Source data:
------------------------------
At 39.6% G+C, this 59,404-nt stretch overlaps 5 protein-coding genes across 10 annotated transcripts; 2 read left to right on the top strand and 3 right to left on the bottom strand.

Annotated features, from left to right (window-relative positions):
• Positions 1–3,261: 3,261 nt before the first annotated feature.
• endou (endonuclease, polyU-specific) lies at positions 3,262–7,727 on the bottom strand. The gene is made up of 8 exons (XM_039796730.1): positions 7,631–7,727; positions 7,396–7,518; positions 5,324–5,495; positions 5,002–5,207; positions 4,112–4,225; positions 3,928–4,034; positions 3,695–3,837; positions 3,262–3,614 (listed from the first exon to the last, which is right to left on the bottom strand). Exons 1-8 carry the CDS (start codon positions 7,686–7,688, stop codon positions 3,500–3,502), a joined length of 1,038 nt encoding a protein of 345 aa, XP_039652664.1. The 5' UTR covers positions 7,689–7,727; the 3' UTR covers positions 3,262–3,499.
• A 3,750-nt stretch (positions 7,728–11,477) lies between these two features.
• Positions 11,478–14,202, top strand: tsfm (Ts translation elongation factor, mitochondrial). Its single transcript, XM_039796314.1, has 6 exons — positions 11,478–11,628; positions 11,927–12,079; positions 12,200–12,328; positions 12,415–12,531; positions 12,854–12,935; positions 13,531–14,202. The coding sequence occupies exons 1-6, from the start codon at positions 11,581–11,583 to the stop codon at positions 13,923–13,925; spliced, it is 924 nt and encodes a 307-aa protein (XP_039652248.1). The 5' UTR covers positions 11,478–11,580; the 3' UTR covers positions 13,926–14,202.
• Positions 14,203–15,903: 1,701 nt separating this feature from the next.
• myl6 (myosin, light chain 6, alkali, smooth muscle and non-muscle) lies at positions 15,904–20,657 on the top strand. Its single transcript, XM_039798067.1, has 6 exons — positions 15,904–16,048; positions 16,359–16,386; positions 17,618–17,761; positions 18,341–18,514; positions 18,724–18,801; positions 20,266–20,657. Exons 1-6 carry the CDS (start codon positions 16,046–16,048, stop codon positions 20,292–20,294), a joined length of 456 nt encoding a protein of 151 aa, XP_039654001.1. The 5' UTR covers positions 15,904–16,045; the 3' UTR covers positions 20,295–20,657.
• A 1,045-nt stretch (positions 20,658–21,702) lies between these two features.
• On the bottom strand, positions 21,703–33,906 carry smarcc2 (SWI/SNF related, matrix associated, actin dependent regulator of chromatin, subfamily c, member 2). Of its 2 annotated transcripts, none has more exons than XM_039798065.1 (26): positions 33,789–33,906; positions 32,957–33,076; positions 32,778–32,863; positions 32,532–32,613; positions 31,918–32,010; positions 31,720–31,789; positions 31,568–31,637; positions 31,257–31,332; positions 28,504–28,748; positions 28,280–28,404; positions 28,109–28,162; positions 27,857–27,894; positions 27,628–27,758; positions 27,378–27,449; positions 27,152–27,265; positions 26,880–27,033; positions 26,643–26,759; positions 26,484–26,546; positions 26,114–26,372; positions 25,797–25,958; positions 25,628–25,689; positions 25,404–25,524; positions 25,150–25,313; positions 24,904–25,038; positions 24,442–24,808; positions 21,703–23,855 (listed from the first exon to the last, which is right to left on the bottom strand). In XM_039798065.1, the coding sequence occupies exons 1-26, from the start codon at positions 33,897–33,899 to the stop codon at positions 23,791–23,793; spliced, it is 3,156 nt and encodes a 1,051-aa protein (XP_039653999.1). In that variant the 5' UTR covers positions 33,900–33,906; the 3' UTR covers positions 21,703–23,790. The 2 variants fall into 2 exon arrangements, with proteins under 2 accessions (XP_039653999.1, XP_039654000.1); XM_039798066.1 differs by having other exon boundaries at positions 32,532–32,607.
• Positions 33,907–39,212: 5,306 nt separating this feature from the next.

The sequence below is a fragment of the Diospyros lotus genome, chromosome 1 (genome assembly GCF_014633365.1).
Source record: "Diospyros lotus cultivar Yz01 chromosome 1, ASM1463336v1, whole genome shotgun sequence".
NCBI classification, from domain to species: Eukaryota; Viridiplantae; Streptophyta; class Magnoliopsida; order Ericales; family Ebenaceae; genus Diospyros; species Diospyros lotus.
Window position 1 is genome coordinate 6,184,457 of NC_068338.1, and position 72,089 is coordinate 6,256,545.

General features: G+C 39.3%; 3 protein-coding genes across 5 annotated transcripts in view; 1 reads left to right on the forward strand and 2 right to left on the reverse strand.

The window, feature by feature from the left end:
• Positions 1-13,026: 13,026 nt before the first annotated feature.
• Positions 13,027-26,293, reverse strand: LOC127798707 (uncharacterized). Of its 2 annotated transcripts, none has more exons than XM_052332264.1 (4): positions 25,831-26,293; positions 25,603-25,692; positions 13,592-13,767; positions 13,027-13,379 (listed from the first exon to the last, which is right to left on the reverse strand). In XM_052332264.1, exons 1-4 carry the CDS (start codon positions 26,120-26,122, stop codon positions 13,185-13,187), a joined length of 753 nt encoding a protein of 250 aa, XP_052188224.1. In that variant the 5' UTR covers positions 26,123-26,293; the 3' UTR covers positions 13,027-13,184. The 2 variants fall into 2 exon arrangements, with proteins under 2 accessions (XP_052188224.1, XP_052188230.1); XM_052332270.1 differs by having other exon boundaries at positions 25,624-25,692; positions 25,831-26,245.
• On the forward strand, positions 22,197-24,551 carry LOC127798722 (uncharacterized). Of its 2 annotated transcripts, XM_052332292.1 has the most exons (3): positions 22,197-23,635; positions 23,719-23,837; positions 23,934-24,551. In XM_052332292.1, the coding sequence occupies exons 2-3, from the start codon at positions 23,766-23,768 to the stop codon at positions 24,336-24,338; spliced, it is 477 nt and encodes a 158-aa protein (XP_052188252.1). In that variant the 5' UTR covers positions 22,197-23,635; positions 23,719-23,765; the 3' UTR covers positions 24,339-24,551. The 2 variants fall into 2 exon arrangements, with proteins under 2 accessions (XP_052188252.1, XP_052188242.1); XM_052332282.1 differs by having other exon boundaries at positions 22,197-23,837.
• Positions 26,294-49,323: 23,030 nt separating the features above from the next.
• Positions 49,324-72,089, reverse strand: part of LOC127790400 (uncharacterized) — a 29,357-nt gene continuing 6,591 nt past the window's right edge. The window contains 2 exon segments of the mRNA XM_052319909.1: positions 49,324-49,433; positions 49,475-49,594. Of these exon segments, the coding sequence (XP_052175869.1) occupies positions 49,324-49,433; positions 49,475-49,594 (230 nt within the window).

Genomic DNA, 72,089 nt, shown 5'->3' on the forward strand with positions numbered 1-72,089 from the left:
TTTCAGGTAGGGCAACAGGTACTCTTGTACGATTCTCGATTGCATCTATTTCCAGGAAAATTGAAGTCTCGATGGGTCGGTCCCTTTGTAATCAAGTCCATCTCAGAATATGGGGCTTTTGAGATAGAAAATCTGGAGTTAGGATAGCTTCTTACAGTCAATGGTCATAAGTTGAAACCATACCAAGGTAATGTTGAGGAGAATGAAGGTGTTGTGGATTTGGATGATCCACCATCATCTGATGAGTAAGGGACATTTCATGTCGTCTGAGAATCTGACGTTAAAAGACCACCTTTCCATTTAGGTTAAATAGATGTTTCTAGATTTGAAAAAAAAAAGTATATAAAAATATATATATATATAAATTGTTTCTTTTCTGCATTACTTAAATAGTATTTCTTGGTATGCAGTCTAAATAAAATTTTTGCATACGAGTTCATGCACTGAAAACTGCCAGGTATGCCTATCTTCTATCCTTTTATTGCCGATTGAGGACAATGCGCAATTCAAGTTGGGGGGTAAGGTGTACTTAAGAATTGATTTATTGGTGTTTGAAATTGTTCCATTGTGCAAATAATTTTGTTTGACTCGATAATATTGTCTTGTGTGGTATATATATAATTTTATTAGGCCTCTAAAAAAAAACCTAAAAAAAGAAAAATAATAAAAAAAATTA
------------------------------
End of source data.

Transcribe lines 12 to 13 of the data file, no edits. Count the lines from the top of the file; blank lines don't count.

The sequence below is a fragment of the Diospyros lotus genome, chromosome 1 (genome assembly GCF_014633365.1).
Source record: "Diospyros lotus cultivar Yz01 chromosome 1, ASM1463336v1, whole genome shotgun sequence".